The making of a tupilak and its consequenses
The Inuit, the original inhabitants of Greenland, used to make creatures called ‘tupilak’ which were meant to cause disaster to others. In a series of four drawings from 1934, the Greenland artist Kavkajik Kȃrale Andreassen, Kȃrale in short, shows us how this worked.
1. In the foreground, an old woman is sitting on a rock. She is jealous of the young married couple with whom she lives in the tent, the man being a great hunter. In the distance, we see him just returning with three large seals behind his kayak, his wife walking toward him from the tent. The old woman, seated at a child’s grave, is preparing calamitous means for making a tupilak; she’s holding a piece of flesh from a corpse in her hand and a skull lies at the right of her feet.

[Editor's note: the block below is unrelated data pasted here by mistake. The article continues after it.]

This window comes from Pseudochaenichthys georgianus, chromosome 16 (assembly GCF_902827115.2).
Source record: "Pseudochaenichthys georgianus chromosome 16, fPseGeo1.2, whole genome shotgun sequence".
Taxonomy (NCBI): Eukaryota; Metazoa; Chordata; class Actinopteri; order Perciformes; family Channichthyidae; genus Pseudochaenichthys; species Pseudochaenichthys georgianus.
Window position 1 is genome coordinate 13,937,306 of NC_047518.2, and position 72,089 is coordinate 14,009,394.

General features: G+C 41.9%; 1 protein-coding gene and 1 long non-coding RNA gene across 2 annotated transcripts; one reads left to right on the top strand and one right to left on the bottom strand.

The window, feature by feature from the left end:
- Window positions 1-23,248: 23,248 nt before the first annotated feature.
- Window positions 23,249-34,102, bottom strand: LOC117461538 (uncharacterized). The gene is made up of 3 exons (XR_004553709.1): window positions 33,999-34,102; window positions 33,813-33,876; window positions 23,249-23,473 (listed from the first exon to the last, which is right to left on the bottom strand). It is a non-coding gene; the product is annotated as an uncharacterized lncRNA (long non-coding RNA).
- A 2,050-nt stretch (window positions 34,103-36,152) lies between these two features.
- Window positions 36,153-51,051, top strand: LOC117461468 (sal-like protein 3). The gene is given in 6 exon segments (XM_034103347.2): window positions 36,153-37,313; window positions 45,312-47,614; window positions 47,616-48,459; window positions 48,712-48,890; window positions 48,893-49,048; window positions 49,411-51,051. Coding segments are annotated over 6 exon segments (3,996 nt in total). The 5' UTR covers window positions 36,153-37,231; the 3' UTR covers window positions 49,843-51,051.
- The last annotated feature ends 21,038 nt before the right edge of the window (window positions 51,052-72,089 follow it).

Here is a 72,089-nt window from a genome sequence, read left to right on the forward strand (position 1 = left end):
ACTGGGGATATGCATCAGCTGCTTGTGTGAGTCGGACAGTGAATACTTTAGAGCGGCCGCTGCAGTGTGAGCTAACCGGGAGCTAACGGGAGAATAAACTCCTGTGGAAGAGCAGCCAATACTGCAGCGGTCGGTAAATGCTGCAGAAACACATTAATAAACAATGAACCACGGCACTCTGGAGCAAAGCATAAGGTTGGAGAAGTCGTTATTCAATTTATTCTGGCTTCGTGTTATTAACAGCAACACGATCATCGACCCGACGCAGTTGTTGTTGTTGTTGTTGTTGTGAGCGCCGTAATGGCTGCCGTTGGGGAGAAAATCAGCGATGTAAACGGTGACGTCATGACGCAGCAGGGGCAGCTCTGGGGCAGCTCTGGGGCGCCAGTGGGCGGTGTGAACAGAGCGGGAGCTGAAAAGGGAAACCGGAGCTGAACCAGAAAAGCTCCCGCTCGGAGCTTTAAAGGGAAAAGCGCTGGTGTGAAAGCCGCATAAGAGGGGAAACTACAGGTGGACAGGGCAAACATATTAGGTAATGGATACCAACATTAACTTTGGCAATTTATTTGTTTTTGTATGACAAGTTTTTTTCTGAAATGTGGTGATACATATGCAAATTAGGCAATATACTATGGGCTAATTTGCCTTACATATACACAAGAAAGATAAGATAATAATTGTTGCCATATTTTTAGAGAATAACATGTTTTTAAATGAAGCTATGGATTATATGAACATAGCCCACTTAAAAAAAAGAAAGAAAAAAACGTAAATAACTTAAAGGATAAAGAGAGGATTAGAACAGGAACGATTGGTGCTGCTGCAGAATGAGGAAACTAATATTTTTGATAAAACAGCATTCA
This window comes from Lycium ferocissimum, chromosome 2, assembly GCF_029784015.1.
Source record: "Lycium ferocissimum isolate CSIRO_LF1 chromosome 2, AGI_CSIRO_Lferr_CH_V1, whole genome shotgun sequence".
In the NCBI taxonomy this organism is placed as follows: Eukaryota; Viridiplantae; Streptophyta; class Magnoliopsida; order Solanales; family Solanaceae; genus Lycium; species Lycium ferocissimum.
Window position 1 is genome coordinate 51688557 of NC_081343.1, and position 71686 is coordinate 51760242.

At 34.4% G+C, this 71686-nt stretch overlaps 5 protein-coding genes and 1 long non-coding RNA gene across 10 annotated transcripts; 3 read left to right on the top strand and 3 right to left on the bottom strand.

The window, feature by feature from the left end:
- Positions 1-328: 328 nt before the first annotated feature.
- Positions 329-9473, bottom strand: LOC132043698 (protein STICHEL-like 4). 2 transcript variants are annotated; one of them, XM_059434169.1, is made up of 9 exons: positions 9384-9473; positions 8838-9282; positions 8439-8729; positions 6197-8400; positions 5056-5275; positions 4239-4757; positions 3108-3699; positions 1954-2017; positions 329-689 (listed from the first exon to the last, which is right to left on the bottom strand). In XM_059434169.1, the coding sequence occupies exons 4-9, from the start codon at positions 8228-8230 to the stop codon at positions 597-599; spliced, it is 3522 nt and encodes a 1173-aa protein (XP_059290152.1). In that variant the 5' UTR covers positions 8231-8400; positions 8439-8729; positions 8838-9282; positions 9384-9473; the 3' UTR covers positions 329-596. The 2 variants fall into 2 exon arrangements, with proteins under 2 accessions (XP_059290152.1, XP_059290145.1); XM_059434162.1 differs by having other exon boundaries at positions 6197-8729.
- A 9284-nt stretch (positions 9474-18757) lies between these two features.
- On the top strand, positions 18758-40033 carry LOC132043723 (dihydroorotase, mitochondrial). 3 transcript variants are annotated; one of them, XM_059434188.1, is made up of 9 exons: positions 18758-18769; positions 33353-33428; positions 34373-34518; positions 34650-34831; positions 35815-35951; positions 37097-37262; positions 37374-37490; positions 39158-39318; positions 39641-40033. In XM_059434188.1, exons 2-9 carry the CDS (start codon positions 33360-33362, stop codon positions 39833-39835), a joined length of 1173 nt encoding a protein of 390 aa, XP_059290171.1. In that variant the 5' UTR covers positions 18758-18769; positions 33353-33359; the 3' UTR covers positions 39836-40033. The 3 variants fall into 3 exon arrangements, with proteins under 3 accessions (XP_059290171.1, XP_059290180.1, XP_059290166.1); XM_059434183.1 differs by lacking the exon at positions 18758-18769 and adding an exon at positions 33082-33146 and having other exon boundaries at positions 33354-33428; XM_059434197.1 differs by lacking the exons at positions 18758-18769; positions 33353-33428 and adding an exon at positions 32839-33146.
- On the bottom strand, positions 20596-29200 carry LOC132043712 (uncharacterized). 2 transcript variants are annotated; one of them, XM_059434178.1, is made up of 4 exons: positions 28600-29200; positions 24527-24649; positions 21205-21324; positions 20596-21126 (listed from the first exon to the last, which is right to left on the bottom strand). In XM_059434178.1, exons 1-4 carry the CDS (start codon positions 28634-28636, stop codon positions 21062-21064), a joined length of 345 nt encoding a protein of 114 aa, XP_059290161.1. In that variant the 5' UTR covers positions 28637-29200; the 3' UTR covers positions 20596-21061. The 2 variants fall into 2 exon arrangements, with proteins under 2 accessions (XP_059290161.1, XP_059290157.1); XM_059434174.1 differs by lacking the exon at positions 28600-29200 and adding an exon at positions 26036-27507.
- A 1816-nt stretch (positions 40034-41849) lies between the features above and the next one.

2. The old woman places the piece of flesh in the entrance of the tent, so that the hunter will tread on it while entering, which may bring him misfortune, perhaps even death. However, the hunter has hidden himself behind a piece of rock and sees what the woman is up to.
3. The tupilak made by the woman is comprised of a human skull, a gull’s body, a raven’s paw and a dog’s paw. In the background, we see the young married couple leaving, feeling no longer safe after what the man has seen. The small horn on the hood of the man’s anorak is intended to keep away evil. It indicates that he has certain supernatural qualities giving him power over supernatural creatures, such as the tupilak. This causes the tupilak to look the other way, failing to notice the married couple.
4. Here we see the dramatic ending: the tupilak has killed the old woman remaining behind alone. When a tupilak encounters a much stronger adversary, as was the case here, it will turn against its maker, who will then be irretrievably lost.
These drawings are currently in the depot of the Museon and can not be seen in the exhibition!